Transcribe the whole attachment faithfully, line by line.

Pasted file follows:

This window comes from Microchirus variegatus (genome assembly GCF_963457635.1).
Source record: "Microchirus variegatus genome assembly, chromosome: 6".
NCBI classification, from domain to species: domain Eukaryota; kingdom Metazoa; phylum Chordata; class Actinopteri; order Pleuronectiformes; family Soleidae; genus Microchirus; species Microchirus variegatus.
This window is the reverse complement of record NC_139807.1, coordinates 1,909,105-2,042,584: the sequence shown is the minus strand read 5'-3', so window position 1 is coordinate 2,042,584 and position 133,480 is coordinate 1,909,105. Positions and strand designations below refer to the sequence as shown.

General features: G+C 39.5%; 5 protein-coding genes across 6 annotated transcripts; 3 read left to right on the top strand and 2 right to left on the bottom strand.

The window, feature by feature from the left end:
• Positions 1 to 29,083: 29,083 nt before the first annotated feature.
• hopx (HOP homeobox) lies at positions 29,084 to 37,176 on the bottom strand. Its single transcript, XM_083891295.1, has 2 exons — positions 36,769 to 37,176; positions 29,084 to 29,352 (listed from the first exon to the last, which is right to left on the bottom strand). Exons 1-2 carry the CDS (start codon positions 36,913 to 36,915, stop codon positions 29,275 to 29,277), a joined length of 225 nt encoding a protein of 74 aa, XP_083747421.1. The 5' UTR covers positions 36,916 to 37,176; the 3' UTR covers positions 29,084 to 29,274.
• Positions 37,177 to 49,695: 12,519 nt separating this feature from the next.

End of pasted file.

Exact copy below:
This window comes from Microchirus variegatus (genome assembly GCF_963457635.1).
Source record: "Microchirus variegatus genome assembly, chromosome: 6".
NCBI classification, from domain to species: domain Eukaryota; kingdom Metazoa; phylum Chordata; class Actinopteri; order Pleuronectiformes; family Soleidae; genus Microchirus; species Microchirus variegatus.
This window is the reverse complement of record NC_139807.1, coordinates 1,909,105-2,042,584: the sequence shown is the minus strand read 5'-3', so window position 1 is coordinate 2,042,584 and position 133,480 is coordinate 1,909,105. Positions and strand designations below refer to the sequence as shown.

General features: G+C 39.5%; 5 protein-coding genes across 6 annotated transcripts; 3 read left to right on the top strand and 2 right to left on the bottom strand.

The window, feature by feature from the left end:
• Positions 1 to 29,083: 29,083 nt before the first annotated feature.
• hopx (HOP homeobox) lies at positions 29,084 to 37,176 on the bottom strand. Its single transcript, XM_083891295.1, has 2 exons — positions 36,769 to 37,176; positions 29,084 to 29,352 (listed from the first exon to the last, which is right to left on the bottom strand). Exons 1-2 carry the CDS (start codon positions 36,913 to 36,915, stop codon positions 29,275 to 29,277), a joined length of 225 nt encoding a protein of 74 aa, XP_083747421.1. The 5' UTR covers positions 36,916 to 37,176; the 3' UTR covers positions 29,084 to 29,274.
• Positions 37,177 to 49,695: 12,519 nt separating this feature from the next.